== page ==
The Western Cape High Court has dismissed the Democratic Alliance’s bid to have the swearing in of President Jacob Zuma’s new Cabinet ministers interdicted.
Judge Owen Rogers ruled that the DA did not present a strong enough case based on facts for the court to intervene in the President’s prerogative to select his own Cabinet.
The DA’s advocate Anton Katz tried to argue that the party’s motion of confidence in Parliament will be redundant if the President’s reshuffle is allowed to go ahead.
Party leader Mmusi Maimane filed the motion on Thursday afternoon, before the President’s reshuffle at midnight.
Rational reasons are therefore required for Zuma’s reshuffle, which has yet to be given, or it risks damaging the debate of no confidence.
Katz also tried to rely on statements made by deputy president Cyril Ramaphosa on Friday that the reasons for Gordhan and other’s dismissals were “spurious”.
He said the swearing in of ministers, therefore, can’t go ahead until the President’s decision is reviewed, and the original Cabinet must be “held” until the no-confidence vote.
‘No requirement in law’
Counsel for the president Advocate Ismail Jamie said there is no requirement in law for the president to give reasons for a Cabinet reshuffle.
The court can pay attention to media speculation if it wants to, but the case ultimately comes down to legality and the president’s prerogative, Jaime said.
Jamie said that both Gordhan’s firing and Gigaba’s swearing in has already happened, as Gigaba is already a minister, and therefore nothing “magical” will happen at 18:00 on Friday.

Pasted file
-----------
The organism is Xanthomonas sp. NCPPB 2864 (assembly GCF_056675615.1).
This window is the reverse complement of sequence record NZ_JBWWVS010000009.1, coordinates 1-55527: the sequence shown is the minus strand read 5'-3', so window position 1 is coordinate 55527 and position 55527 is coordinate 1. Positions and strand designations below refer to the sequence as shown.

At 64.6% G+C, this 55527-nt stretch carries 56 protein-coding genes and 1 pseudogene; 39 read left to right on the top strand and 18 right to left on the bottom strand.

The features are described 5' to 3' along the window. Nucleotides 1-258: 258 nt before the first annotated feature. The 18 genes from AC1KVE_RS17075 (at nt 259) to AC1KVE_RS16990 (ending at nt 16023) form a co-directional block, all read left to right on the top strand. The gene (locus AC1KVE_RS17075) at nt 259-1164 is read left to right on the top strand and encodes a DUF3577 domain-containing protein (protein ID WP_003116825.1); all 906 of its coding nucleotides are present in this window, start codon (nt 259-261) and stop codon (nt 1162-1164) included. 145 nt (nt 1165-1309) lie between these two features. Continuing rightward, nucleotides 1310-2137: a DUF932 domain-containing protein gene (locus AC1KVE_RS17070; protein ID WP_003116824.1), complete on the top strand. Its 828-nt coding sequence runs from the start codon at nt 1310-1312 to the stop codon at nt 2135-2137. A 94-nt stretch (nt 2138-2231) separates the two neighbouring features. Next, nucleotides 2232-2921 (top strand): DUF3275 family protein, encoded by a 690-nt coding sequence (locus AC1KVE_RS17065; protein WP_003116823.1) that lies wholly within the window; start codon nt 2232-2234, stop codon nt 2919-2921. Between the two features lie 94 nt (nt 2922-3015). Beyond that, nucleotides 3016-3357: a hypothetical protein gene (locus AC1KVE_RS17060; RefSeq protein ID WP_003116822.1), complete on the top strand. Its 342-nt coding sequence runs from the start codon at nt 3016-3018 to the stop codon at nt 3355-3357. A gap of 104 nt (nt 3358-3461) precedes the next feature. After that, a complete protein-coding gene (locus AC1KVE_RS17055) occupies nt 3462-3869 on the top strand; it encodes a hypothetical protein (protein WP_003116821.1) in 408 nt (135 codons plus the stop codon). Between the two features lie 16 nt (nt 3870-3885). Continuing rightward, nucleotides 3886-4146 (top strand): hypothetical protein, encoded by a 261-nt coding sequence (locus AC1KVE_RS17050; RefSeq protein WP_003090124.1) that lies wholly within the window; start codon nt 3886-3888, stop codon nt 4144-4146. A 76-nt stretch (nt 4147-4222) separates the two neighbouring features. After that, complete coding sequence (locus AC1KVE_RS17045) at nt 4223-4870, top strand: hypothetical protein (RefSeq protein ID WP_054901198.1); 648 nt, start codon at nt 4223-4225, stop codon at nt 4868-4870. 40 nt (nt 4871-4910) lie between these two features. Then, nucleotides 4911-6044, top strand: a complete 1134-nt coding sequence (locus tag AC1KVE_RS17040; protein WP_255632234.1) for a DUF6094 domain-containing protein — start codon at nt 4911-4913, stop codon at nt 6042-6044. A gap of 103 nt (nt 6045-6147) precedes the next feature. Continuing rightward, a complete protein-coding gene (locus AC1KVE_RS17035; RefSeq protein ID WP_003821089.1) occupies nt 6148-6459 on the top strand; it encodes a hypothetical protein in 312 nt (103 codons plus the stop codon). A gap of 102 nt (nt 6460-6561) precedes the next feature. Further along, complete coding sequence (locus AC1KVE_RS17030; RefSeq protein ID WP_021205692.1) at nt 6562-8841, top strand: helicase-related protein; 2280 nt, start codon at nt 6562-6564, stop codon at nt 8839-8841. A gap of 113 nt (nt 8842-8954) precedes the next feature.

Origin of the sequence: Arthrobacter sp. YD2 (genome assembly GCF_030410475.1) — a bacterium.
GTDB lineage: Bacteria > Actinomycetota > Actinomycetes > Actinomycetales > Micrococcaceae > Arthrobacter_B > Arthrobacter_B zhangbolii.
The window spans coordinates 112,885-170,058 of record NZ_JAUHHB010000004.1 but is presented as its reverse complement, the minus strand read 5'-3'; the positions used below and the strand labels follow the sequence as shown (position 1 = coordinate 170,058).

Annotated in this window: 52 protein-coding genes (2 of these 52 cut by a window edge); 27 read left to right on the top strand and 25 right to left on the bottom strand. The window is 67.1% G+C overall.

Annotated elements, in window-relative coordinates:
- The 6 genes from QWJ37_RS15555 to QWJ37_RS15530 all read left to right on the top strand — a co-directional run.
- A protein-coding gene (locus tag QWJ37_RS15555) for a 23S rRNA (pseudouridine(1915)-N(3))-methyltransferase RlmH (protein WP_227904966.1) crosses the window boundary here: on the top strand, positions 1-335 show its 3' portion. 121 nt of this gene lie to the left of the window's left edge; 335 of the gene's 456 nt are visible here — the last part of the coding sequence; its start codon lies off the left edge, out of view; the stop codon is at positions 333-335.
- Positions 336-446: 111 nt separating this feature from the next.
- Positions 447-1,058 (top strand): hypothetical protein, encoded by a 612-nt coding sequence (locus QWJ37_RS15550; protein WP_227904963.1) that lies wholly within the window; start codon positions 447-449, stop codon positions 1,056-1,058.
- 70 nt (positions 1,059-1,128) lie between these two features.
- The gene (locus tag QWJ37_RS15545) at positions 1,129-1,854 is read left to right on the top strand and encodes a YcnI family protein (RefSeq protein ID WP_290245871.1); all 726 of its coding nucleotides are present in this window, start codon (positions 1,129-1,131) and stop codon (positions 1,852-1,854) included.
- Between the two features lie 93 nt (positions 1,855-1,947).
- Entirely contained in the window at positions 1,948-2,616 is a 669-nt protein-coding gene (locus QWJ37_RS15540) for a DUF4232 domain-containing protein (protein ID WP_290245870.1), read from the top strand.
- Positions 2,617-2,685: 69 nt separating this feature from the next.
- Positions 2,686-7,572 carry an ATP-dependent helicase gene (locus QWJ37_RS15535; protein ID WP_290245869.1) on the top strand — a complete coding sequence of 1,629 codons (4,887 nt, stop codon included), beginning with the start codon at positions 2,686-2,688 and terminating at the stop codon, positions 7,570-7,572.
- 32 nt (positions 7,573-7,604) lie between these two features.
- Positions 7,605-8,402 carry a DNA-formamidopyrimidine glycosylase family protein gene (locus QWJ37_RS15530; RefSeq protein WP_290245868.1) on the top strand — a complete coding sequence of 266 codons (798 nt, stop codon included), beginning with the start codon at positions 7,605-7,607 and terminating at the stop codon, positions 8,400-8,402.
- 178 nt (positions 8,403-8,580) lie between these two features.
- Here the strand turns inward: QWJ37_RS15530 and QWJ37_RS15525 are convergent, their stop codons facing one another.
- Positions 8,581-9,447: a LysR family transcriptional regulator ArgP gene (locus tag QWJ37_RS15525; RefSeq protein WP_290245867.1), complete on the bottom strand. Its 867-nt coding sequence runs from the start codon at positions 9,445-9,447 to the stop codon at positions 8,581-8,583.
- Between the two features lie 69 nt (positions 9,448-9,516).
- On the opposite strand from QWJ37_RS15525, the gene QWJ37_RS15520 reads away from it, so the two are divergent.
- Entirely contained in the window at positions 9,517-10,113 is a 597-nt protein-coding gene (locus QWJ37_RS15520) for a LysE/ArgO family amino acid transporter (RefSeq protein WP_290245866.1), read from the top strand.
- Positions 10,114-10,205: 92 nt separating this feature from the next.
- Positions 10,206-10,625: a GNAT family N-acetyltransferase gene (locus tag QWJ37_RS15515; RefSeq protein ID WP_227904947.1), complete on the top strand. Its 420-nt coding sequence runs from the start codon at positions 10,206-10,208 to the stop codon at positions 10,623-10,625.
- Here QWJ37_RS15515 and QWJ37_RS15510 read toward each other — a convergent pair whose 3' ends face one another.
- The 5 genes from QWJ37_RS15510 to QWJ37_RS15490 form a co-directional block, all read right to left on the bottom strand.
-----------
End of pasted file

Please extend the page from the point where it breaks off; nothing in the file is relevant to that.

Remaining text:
“It’s done. Minister Gordhan won’t lose his job at 18:00 tonight. He lost it at 00:14 this morning.”
Ministers serve at the pleasure of the president according to the Constitution, and if the president decides he no longer wants someone in his Cabinet, “then that’s the end of it”, Jamie argued.
Rogers tested both counsellors but ultimately said the court was being asked to go further than it had ever gone before in interfering with a sitting President’s powers.
“This case goes to the heartland of the President’s ability to act and make decisions.”
He said whether the decision was good or bad was irrelevant. The court’s ruling also was not a vindication of Zuma’s decision to reshuffle, only that at this point in time, it could not intervene.
The court noted the DA’s intention to take Zuma’s reshuffle on judicial review and reserved a ruling on costs until the review is completed.